The Age Related Eye Disease Study (AREDS1) by the National Eye Institute determined that Age-related Macular Degeneration (AMD) is a nutrition-responsive disorder. The follow-up AREDS2 study indicated significant benefit of the following supplement protocol in slowing the progression of Macular Degeneration.
Based on the AREDS Studies, those diagnosed with AMD may consider asking their trusted physician or licensed health care provider familiar with their comprehensive health and medical history if the following supplements are appropriate for them.:
500mg Vitamin C
400 IU Vitamin E
Omega 3* (dosage TBD)
Learn more about the supplements and how they work to slow AMD progression.
*Further studies are underway to determine recommended daily dosage of Omega 3. Consult your physician for advice.
IMPORTANT: Always talk to your doctor before you take any new medication, vitamin, or supplement. Be sure to tell them about the other medications, vitamins, and supplements you take. It is very important that you understand the risks and benefits involved.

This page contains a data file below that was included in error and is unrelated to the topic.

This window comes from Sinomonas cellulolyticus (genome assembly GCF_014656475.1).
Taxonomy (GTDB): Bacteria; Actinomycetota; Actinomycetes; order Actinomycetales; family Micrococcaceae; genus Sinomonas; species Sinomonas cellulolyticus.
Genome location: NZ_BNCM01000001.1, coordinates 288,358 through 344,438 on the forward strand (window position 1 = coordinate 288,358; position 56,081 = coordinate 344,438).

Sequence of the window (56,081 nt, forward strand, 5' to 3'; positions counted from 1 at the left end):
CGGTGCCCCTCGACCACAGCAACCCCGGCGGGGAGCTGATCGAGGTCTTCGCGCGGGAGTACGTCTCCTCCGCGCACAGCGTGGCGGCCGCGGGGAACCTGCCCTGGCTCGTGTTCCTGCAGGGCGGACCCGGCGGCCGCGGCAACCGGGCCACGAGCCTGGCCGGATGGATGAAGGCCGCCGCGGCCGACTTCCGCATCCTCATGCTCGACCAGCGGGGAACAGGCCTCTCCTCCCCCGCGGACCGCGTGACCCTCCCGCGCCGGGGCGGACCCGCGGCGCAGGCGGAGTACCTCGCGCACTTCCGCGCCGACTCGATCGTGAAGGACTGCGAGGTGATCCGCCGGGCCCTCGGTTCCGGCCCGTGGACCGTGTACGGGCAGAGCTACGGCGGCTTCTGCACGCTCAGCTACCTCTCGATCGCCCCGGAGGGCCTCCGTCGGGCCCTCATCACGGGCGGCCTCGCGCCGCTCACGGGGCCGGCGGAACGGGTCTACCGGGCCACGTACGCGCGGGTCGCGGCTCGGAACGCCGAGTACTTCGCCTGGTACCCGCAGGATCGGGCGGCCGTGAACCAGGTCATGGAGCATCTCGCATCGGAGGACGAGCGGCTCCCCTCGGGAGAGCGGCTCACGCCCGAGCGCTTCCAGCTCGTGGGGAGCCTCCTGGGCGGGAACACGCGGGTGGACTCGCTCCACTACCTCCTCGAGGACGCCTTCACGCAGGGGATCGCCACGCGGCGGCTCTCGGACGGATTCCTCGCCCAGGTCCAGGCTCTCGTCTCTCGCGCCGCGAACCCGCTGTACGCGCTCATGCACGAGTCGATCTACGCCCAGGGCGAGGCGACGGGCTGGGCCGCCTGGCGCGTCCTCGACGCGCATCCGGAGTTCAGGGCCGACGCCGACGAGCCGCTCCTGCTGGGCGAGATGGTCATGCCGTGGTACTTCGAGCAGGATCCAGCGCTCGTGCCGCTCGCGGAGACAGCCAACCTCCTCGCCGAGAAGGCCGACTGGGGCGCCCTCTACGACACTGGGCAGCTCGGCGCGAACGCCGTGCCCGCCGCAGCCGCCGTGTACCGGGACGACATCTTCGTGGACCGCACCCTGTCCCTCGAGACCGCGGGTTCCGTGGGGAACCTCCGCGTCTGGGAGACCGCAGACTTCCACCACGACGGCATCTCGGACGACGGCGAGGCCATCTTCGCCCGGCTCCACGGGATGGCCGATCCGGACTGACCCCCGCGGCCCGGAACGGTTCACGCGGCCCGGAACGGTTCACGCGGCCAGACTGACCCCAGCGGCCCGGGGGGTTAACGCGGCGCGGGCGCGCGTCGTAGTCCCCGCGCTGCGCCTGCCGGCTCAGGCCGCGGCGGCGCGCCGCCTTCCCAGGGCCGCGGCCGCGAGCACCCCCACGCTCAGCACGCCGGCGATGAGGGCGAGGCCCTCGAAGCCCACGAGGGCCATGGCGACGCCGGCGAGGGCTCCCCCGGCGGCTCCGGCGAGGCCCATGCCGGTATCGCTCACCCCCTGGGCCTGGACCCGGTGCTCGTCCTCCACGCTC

Protect your eyesight with an exam today so you can pursue the best possible vision for life! Family Eye Care Center offers comprehensive dilated eye exams for patients with Age-related Macular Degeneration, as well as chronic eye-related disease management, treatment, and related services. Dr. Craig can diagnose AMD in its earliest stages – but first, you have to come in to the clinic. To learn more and schedule an appointment, call: (304) 636-9111.
Much of the educational information provided on this page has been adapted with permission from copyrighted resources provided courtesy of American Optometric Association (AOA) for use by its members. AOA is the leading authority on quality eye health and vision care, representing doctors of optometry and optometric professionals throughout the United States.
No information on this page, or any other part of this website, may be copied or shared in any manner without the prior written consent of the copyright holder(s). The copyright holder of the educational content on this page is American Optometric Association. The copyright holder of the content of this website is Family Eye Care Center – Elkins, West Virginia.